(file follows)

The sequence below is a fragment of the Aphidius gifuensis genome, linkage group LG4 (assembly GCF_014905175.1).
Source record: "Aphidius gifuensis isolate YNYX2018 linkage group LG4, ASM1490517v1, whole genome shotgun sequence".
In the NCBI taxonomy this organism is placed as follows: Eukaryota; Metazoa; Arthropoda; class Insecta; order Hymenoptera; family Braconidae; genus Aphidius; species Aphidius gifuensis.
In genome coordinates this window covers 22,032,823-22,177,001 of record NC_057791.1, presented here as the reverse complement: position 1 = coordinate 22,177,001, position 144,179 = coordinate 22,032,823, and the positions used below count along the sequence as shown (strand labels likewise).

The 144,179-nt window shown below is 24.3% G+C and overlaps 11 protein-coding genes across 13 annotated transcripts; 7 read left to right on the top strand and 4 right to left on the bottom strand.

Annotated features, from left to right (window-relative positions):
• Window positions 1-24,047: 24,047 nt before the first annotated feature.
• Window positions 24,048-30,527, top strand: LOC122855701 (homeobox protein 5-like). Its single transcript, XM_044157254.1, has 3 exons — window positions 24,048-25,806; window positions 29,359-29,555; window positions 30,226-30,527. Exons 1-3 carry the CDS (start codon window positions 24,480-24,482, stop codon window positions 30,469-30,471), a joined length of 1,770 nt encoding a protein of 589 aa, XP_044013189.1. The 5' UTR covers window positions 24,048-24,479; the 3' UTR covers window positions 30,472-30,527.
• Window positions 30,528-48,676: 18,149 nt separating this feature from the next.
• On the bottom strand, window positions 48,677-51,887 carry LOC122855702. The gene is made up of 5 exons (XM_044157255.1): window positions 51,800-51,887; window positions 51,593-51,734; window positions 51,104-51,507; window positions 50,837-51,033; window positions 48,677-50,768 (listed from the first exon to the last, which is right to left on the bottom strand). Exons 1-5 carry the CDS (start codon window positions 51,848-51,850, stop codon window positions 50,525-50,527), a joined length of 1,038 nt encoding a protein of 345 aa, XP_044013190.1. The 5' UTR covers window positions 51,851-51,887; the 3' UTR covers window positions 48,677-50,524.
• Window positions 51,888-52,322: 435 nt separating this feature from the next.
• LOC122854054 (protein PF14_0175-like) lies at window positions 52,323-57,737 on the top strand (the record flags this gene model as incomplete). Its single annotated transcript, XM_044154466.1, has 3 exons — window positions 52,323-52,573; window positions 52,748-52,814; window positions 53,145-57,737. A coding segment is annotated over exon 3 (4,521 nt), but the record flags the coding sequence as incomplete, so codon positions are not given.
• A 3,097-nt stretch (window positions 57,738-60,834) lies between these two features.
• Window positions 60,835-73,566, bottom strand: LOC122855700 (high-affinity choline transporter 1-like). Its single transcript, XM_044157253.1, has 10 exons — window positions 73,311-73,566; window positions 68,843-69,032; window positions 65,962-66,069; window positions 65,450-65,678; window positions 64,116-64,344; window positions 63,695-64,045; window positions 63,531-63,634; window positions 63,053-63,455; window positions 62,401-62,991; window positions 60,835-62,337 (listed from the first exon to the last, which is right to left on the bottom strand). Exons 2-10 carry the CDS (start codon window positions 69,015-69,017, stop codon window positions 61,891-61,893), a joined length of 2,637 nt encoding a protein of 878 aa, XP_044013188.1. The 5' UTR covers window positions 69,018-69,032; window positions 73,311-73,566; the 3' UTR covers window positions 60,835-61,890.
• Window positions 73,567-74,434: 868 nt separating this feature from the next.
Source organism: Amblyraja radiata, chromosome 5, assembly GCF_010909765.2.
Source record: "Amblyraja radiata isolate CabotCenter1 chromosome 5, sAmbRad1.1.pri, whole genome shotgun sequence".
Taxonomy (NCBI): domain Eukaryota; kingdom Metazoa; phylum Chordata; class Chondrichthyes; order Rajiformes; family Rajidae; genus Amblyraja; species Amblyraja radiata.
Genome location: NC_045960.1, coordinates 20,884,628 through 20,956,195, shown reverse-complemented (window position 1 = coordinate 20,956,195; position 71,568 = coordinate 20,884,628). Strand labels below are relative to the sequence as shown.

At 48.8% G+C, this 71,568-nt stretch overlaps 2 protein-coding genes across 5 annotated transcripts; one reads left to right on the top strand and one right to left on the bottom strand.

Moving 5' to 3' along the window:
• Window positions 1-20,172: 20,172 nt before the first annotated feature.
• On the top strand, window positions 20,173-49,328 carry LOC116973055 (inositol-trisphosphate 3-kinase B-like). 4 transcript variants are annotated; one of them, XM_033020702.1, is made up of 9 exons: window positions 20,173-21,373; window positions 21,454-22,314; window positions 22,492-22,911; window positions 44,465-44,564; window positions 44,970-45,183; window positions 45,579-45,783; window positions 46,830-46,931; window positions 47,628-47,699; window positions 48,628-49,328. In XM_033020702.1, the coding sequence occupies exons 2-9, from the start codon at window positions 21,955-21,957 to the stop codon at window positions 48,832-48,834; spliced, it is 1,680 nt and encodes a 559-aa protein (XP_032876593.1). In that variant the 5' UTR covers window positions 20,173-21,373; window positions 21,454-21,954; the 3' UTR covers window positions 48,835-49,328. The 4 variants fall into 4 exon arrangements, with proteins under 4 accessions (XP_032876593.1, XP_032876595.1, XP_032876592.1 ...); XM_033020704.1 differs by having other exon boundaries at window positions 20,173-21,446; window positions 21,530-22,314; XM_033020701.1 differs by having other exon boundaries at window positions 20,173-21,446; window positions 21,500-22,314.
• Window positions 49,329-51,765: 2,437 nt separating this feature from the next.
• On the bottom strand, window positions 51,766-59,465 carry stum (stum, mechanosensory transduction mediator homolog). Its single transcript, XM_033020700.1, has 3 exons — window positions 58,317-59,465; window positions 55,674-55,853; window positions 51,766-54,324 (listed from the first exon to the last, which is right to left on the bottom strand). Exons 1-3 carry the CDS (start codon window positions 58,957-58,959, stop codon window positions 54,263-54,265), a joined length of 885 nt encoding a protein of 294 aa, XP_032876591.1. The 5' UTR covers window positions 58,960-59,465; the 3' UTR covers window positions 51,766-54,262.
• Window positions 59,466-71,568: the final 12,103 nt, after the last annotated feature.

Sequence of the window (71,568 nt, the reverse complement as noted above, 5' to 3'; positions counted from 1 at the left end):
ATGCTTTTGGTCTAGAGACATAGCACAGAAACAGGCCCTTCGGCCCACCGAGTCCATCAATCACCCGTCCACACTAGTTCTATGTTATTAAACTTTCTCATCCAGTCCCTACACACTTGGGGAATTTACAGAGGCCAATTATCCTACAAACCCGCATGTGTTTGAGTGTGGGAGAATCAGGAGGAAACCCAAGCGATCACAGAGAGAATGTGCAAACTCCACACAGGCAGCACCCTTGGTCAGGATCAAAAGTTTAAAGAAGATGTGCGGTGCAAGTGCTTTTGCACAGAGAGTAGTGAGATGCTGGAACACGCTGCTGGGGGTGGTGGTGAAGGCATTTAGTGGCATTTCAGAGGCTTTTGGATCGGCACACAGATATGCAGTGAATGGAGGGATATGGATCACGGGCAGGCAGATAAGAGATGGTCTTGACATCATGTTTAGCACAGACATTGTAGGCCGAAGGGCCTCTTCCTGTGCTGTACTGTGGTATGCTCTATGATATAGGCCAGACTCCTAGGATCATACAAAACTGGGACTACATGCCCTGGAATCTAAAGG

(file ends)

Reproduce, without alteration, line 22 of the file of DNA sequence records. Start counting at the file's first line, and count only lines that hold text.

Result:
• Window positions 1-20,172: 20,172 nt before the first annotated feature.